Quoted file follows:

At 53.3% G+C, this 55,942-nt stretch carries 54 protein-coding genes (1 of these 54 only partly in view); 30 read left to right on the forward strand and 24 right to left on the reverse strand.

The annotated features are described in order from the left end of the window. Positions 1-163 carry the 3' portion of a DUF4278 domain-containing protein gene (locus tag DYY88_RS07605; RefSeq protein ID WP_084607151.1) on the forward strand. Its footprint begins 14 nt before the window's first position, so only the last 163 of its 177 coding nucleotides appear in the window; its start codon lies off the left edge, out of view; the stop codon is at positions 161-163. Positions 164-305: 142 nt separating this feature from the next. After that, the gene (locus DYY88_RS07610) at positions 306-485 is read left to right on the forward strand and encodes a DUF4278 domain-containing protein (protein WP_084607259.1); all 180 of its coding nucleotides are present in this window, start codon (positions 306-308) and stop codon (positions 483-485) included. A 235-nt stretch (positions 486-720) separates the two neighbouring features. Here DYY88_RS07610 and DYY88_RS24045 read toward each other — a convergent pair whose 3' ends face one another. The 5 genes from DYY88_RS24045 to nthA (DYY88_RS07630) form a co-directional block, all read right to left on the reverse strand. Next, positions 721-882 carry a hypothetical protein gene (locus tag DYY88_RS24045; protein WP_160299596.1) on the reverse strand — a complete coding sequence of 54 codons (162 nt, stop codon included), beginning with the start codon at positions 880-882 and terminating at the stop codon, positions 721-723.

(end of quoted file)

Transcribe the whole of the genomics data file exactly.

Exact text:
At 53.3% G+C, this 55,942-nt stretch carries 54 protein-coding genes (1 of these 54 only partly in view); 30 read left to right on the forward strand and 24 right to left on the reverse strand.

The annotated features are described in order from the left end of the window. Positions 1-163 carry the 3' portion of a DUF4278 domain-containing protein gene (locus tag DYY88_RS07605; RefSeq protein ID WP_084607151.1) on the forward strand. Its footprint begins 14 nt before the window's first position, so only the last 163 of its 177 coding nucleotides appear in the window; its start codon lies off the left edge, out of view; the stop codon is at positions 161-163. Positions 164-305: 142 nt separating this feature from the next. After that, the gene (locus DYY88_RS07610) at positions 306-485 is read left to right on the forward strand and encodes a DUF4278 domain-containing protein (protein WP_084607259.1); all 180 of its coding nucleotides are present in this window, start codon (positions 306-308) and stop codon (positions 483-485) included. A 235-nt stretch (positions 486-720) separates the two neighbouring features. Here DYY88_RS07610 and DYY88_RS24045 read toward each other — a convergent pair whose 3' ends face one another. The 5 genes from DYY88_RS24045 to nthA (DYY88_RS07630) form a co-directional block, all read right to left on the reverse strand. Next, positions 721-882 carry a hypothetical protein gene (locus tag DYY88_RS24045; protein WP_160299596.1) on the reverse strand — a complete coding sequence of 54 codons (162 nt, stop codon included), beginning with the start codon at positions 880-882 and terminating at the stop codon, positions 721-723.